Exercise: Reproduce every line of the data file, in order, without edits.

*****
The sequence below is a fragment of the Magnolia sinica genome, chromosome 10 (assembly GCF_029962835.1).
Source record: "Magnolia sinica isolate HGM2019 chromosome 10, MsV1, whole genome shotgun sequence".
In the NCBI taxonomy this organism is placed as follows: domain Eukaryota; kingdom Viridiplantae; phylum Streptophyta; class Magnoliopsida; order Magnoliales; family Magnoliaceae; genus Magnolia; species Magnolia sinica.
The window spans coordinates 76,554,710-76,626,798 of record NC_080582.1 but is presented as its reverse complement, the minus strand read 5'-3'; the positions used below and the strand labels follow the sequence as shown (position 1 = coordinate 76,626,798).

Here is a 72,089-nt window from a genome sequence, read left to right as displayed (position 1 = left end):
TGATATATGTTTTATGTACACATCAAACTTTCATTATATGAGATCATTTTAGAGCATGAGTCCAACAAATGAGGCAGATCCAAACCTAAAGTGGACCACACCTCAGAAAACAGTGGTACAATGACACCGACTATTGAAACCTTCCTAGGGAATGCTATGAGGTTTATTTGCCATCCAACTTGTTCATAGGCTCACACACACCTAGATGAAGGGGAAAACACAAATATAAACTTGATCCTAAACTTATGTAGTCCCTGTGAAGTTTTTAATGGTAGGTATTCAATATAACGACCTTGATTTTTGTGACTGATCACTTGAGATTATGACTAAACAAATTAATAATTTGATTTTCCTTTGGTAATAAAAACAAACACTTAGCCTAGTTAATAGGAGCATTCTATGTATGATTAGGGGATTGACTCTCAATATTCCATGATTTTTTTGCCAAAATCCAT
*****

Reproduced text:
The sequence below is a fragment of the Magnolia sinica genome, chromosome 10 (assembly GCF_029962835.1).
Source record: "Magnolia sinica isolate HGM2019 chromosome 10, MsV1, whole genome shotgun sequence".
In the NCBI taxonomy this organism is placed as follows: domain Eukaryota; kingdom Viridiplantae; phylum Streptophyta; class Magnoliopsida; order Magnoliales; family Magnoliaceae; genus Magnolia; species Magnolia sinica.
The window spans coordinates 76,554,710-76,626,798 of record NC_080582.1 but is presented as its reverse complement, the minus strand read 5'-3'; the positions used below and the strand labels follow the sequence as shown (position 1 = coordinate 76,626,798).

Here is a 72,089-nt window from a genome sequence, read left to right as displayed (position 1 = left end):
TGATATATGTTTTATGTACACATCAAACTTTCATTATATGAGATCATTTTAGAGCATGAGTCCAACAAATGAGGCAGATCCAAACCTAAAGTGGACCACACCTCAGAAAACAGTGGTACAATGACACCGACTATTGAAACCTTCCTAGGGAATGCTATGAGGTTTATTTGCCATCCAACTTGTTCATAGGCTCACACACACCTAGATGAAGGGGAAAACACAAATATAAACTTGATCCTAAACTTATGTAGTCCCTGTGAAGTTTTTAATGGTAGGTATTCAATATAACGACCTTGATTTTTGTGACTGATCACTTGAGATTATGACTAAACAAATTAATAATTTGATTTTCCTTTGGTAATAAAAACAAACACTTAGCCTAGTTAATAGGAGCATTCTATGTATGATTAGGGGATTGACTCTCAATATTCCATGATTTTTTTGCCAAAATCCAT